Successful marketing has always been about effective conversations. That has never been more true than today, with the rapid expansion of electronic communications in our daily lives. On the one hand, it makes communication faster and in some cases, it can also make it easier. On the other hand, it brings in a complex array of choices that simply did not exist ten years ago. This affects not only communication between businesses and their customers, but also between individuals within those businesses.
As Mark Twain so aptly points out, “The public is the only critic whose opinion is worth anything at all.” This rings true in so many ways in today’s world, especially as we enter the age of social media marketing. As the art and science of marketing continues to evolve with technology, we need to utilize new methods available for communicating with our customers.
A number of trends will shape the world of marketing in 2012. With social media at the top of the list, most companies are moving more of their marketing dollars into Web-based electronic media. Companies of all sizes are shifting budget dollars to social media and other digital marketing initiatives and away from traditional advertising. Why? Because customers are now spending more time online than ever before.
Playing the Game
To reach clients and stay competitive, small businesses need to have an effective Web presence. Creating quality content for the Web goes hand-in-hand with social media, and businesses will benefit from useful content that adds value to the online conversation and to people’s lives. The Web is a cluttered place, and clearly presented information that’s relevant to your customers will break through the background noise and help win over prospects and convert them to customers.
Once you convert them to customers, the next step will be to turn them into brand advocates. This is why having an effective social media presence is crucial. It’s important to know that quality wins over quantity in this arena. Quality connections with those who are loyal to the business and the brand are far more helpful to spread your message than large groups of connections who disappear after the first interaction. The basic idea is to build reliable brand advocates to help you build your business via social media.
Another social media marketing tool making its way into our business are geo-targeting and location-based marketing platforms, such as Foursquare and Yelp. These sites make it easier for consumers to find deals and reviews about businesses in their neighborhoods. Creating targeted, local marketing campaigns using these popular tools will become the norm.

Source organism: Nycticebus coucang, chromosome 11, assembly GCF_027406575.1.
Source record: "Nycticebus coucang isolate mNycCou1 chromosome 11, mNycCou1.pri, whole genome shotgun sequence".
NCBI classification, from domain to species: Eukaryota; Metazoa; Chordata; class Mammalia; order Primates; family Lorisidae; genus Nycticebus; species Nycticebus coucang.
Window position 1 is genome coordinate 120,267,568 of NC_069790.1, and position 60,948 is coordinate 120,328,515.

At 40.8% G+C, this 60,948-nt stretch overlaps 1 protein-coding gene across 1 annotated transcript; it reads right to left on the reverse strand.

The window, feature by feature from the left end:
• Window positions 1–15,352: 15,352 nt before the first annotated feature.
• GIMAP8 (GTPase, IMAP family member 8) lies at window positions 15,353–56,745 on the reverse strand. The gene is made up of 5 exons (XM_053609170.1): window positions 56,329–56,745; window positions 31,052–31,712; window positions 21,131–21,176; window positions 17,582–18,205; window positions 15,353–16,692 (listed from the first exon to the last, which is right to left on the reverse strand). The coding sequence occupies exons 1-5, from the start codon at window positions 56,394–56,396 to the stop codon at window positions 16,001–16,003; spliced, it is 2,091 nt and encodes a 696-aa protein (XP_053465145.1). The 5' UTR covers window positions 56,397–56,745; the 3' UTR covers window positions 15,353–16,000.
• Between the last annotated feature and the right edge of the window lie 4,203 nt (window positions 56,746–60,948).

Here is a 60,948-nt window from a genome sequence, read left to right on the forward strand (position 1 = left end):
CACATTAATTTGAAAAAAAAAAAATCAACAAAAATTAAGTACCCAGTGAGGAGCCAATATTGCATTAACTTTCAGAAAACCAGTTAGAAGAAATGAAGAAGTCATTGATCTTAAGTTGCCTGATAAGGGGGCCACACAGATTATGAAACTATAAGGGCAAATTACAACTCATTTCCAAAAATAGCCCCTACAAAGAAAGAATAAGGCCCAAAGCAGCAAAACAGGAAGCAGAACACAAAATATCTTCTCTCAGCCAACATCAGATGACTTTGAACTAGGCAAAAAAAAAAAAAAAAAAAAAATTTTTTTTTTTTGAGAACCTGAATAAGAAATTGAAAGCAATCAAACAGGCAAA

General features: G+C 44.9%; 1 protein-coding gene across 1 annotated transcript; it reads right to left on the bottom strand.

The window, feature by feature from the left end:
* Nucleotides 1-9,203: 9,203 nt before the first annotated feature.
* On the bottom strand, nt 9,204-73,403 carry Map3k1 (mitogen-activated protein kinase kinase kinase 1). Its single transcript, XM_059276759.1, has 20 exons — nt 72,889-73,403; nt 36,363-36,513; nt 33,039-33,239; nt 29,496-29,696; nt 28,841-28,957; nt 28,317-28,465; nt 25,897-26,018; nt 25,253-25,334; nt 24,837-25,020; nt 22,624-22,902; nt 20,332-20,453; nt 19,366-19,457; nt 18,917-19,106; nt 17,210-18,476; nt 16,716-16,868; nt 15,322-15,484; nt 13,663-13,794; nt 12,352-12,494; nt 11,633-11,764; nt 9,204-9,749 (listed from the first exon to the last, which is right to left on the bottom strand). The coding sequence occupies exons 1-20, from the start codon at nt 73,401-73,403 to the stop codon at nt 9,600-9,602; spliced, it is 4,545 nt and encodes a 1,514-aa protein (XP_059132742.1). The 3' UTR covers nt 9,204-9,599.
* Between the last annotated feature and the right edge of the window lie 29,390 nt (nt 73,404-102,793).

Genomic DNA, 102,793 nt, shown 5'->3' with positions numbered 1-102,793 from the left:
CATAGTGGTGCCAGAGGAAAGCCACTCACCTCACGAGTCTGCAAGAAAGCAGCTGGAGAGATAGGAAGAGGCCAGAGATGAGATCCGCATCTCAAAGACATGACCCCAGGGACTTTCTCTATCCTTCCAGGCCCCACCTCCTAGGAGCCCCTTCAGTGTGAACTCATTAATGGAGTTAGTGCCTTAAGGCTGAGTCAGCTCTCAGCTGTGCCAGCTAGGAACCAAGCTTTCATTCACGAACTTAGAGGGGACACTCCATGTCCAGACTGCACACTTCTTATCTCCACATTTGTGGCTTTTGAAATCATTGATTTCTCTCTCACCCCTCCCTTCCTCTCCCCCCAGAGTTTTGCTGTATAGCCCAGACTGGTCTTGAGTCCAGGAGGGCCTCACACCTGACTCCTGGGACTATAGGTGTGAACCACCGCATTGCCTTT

How Do You Measure Up?
Tracking your business’ reputation with Web monitoring tools will also assume greater importance. Social media has given consumers a large platform to voice their opinions, and small-business owners must actively monitor their reputation on the Web, as it is important for benchmarking and tracking success over time, as well as protecting a brand from negative comments.
Measuring social media ROI is no easy task—it’s one of the biggest marketing challenges today’s marketers face. It’s not enough to just rely on gut instincts to assess payback for your social media presence. How then are you supposed to measure social media campaign success?
First, spend ample time thinking through your vision of success so you can select the right metrics. This means getting specific about your business objectives and strategies before thinking through social objectives. Then you can organize your staff (or your personal time, in some cases) around those metrics.
Next, you need to decide what to measure, and then you can find the tools that will help you determine how well you’re performing. While some social media activities can be measured almost immediately, a more accurate picture develops over time as trends appear. For example, to determine whether or not your offer is as compelling as you had hoped it would be, monitor your reporting data. Learn how your social campaign drives page visits, shares, new Facebook fans, and email subscribers, and what networks are driving the most people to visit your Facebook page. Knowing this information will help you know where your time might be best spent to get the biggest return in the future.
The famous astronomer Robert Jastrow once observed that, “The universe is not only stranger than we have imagined, it’s stranger than we can imagine.” Based on the rapid-fire changes that no one predicted in marketing over the past decade, that’s likely to hold true for the coming decade. Our biggest challenge will be to stay ahead of these changes.